Before you do this step, go to File > Save As and save your work as another copy because it’s quite a drastic deconstruction.
Below is this piece with elements grouped together as desired.
Now it’s time to completely destroy the composition of this piece.
You must be glad you did the Save As now, eh?
Pull apart the different elements. Here I’ve decided to put them in the Pasteboard and leave only the Background.
Start to put the elements back, playing with the element’s position, scale and other transformation properties, but feel free to play with other properties such as color, strokes, and so on.
To try alternative compositions and experimentation variants in the same file, you can use the Artboard Tool (Shift + O) with the Move/Copy Artwork with Artboard option enabled in the Options Bar. With the objects selected, Option/Alt + drag in the middle of an active artboard.
You will now see the artboards and artwork duplicate together.
Below you can see I experimented with the composition of this piece three times until I found a basic composition I liked. I will further develop the bottom left artboard.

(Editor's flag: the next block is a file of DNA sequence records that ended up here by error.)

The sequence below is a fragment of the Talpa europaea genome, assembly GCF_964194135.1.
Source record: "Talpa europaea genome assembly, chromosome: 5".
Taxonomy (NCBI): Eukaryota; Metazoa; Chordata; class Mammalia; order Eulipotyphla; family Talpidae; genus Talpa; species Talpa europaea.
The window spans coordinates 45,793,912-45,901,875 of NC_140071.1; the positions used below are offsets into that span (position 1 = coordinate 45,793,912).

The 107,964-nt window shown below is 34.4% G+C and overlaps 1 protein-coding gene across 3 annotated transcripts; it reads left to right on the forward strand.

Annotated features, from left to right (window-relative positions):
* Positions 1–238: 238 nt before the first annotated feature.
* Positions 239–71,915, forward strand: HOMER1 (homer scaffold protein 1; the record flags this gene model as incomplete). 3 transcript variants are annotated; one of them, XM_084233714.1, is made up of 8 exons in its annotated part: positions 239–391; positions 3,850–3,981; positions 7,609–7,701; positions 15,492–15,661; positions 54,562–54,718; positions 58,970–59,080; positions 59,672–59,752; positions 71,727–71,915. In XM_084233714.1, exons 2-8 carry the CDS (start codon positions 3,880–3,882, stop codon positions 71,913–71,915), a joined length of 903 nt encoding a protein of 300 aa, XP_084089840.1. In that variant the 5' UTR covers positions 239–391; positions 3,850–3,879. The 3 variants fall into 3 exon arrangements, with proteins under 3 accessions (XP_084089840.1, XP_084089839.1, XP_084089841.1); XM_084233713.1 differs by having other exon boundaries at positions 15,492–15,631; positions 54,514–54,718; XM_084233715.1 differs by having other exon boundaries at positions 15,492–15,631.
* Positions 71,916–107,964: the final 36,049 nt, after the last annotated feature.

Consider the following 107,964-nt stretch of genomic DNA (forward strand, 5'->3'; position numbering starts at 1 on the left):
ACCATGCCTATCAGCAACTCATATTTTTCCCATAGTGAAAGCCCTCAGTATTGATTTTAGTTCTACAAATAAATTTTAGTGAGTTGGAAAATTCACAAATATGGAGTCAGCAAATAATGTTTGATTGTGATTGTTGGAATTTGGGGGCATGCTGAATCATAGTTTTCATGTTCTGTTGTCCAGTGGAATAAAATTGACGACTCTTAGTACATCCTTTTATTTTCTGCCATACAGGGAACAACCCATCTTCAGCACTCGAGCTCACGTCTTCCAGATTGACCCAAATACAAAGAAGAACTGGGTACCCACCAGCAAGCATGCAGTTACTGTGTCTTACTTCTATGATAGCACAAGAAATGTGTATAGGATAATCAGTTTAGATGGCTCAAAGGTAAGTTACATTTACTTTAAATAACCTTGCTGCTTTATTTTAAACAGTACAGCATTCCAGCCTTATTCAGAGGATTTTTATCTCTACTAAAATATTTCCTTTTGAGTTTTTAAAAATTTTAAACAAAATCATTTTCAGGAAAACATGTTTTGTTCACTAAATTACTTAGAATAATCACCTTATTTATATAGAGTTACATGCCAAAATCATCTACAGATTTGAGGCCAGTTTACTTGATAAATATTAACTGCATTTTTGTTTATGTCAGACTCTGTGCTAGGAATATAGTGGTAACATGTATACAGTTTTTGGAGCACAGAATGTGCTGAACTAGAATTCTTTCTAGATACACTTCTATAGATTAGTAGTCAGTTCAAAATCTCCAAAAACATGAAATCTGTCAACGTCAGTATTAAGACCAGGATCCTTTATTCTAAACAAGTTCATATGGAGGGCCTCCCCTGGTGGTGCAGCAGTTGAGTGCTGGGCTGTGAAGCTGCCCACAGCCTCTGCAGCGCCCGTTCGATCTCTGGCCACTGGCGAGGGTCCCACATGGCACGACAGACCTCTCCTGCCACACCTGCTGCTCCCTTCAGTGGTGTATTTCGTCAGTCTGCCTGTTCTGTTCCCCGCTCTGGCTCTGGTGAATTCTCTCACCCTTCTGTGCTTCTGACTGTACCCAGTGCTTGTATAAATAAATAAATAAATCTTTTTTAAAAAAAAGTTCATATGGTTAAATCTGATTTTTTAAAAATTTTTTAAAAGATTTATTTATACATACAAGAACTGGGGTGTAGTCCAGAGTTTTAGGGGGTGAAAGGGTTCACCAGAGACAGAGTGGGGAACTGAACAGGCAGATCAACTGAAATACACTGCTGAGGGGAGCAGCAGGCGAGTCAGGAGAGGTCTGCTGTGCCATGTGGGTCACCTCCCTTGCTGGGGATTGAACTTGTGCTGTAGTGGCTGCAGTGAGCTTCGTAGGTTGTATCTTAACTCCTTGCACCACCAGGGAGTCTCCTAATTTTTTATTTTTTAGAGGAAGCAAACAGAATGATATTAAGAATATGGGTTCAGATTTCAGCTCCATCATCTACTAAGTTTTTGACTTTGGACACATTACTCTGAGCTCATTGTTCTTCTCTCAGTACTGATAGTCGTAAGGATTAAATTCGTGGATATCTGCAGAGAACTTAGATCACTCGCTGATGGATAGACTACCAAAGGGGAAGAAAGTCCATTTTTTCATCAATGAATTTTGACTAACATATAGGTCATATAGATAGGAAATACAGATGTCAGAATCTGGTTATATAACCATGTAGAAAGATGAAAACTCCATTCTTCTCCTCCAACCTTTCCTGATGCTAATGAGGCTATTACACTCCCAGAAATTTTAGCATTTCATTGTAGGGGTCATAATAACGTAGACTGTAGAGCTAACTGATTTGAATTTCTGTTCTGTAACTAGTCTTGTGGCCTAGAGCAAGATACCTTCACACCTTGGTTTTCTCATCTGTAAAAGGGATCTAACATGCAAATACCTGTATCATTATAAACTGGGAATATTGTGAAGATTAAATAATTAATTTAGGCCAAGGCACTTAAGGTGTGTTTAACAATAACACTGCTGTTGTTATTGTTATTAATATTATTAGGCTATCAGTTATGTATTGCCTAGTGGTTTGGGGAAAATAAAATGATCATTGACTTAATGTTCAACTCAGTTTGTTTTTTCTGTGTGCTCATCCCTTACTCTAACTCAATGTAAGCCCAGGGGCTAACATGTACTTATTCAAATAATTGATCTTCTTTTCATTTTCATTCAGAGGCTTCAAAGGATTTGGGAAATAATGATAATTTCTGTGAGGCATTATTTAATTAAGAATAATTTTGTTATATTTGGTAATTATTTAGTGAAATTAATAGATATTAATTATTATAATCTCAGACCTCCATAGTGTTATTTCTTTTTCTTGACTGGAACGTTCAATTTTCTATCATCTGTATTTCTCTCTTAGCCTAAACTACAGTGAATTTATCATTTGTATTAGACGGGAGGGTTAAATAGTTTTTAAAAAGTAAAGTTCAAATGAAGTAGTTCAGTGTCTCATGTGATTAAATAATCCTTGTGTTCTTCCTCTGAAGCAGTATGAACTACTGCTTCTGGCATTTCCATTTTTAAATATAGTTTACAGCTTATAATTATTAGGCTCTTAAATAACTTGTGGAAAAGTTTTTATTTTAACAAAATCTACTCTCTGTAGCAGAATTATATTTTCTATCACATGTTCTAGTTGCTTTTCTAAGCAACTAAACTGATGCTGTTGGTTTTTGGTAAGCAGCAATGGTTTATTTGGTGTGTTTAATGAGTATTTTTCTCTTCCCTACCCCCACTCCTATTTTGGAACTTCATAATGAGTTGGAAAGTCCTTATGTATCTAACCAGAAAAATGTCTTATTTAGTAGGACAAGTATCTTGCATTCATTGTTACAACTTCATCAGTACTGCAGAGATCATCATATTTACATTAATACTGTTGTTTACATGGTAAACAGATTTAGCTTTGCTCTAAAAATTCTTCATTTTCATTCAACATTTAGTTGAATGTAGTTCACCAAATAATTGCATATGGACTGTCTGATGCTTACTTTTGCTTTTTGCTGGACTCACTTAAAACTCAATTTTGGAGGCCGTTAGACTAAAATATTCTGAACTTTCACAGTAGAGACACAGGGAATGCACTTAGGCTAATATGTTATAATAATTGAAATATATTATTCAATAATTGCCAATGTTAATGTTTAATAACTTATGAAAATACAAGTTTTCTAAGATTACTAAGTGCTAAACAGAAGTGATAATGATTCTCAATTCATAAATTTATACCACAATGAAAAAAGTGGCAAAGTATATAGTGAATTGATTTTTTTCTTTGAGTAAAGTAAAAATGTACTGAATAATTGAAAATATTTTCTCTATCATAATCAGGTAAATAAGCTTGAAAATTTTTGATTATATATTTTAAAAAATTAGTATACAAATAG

Step 19: Start Afresh with the Paste Remembers Layers Option
Select all the artwork you want to tweak and develop.
In the Layers Panel, enable the Paste Remembers Layers option.
Make a new document with the same dimensions and settings as the current document. Then Paste (Cmd/Ctrl + V) the artwork in the new document.
Notice how the layers are retained in this new document. Save this document.
Step 20: Use Guides When Tweaking Alignment and Spacing
In the new document, enable Rulers (View > Show Rulers or press Cmd/Ctrl + R to toggle its visibility).
Make a new layer for your guides.
Start to drag out guides from the top and left rulers for alignment and space tweaking. In the below example, I use a reference point such as a character’s baseline.
Now you can position and transform the other characters to make them align with guides. This process is made easier if you reposition the reference points onto a guide when using transformation tools such as scale, rotation, etc.
When tweaking space, you may find it beneficial to duplicate a set of guides to another position. For this example, I do it to make consistent leading space.
You can make guides selectable and then duplicate them by holding down Option/Alt and dragging (if they are unlocked).
However, when aligning objects, you need to have your guides locked because you don’t want to accidentally move them. Therefore, it’s pragmatic to memorize the Lock Guides shortcut (Option/Alt + Cmd/Ctrl + ;).
Step 21: Creating the Illusion of Depth